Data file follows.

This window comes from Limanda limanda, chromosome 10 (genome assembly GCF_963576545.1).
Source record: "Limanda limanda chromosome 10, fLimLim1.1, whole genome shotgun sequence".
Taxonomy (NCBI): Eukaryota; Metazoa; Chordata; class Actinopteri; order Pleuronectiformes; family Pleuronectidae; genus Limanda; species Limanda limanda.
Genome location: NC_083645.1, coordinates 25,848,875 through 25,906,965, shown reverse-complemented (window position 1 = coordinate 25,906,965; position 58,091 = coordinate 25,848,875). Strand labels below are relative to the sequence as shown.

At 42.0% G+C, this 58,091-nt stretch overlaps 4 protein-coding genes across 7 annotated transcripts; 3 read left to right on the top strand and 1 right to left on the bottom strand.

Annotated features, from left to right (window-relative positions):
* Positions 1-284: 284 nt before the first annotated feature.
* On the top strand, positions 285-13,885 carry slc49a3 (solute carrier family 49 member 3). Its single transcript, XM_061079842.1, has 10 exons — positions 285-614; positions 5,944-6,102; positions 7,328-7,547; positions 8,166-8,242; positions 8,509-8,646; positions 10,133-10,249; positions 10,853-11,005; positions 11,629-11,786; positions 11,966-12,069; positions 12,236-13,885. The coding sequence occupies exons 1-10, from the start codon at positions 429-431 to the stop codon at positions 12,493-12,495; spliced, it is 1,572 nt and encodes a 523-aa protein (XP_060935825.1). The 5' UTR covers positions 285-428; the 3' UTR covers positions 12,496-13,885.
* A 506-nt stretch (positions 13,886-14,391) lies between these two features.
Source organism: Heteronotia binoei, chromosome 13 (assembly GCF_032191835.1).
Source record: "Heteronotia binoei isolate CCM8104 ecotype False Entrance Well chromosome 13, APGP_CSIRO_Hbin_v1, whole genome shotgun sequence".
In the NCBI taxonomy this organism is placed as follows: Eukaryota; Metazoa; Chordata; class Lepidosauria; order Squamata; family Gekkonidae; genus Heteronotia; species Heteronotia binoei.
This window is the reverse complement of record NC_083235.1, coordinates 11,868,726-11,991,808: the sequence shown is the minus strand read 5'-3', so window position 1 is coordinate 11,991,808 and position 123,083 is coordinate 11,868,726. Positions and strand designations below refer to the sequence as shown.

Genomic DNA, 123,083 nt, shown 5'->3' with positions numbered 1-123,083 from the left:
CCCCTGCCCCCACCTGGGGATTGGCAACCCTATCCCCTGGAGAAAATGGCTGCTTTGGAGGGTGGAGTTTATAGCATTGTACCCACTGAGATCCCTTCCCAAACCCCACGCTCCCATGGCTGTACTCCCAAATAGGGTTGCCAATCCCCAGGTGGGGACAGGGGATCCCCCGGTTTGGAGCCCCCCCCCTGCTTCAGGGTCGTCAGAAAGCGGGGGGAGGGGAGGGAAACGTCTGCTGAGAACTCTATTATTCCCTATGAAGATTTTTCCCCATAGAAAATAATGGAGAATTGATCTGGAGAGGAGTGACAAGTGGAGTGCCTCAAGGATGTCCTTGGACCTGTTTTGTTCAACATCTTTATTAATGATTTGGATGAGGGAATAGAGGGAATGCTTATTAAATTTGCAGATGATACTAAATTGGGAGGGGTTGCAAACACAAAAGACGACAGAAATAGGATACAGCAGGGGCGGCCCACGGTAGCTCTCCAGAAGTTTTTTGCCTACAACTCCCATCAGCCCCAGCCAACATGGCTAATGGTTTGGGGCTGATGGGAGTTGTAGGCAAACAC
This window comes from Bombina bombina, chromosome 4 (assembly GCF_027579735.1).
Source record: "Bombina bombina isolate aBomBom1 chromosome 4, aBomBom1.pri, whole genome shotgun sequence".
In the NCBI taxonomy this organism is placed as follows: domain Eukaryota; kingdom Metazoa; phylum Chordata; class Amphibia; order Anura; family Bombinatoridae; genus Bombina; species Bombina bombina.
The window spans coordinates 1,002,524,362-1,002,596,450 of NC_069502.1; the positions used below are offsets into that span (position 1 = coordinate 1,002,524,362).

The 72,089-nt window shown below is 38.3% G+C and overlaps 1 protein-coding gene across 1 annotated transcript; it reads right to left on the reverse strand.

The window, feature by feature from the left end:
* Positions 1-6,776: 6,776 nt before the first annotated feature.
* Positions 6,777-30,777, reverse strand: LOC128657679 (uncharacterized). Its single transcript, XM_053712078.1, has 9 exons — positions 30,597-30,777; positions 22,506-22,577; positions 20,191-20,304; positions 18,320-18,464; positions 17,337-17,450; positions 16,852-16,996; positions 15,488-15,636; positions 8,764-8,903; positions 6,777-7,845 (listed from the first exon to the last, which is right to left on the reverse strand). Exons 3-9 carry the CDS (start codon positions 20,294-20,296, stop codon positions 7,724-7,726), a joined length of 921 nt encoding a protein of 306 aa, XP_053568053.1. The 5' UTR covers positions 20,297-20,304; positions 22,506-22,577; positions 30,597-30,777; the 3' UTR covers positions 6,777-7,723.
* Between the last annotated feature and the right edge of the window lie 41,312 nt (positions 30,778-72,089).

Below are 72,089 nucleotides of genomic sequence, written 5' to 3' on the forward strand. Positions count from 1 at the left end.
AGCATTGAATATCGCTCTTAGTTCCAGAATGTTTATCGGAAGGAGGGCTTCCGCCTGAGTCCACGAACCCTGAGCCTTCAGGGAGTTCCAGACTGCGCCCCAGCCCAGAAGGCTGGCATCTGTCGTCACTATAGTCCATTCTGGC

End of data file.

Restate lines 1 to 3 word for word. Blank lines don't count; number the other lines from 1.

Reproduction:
This window comes from Limanda limanda, chromosome 10 (genome assembly GCF_963576545.1).
Source record: "Limanda limanda chromosome 10, fLimLim1.1, whole genome shotgun sequence".
Taxonomy (NCBI): Eukaryota; Metazoa; Chordata; class Actinopteri; order Pleuronectiformes; family Pleuronectidae; genus Limanda; species Limanda limanda.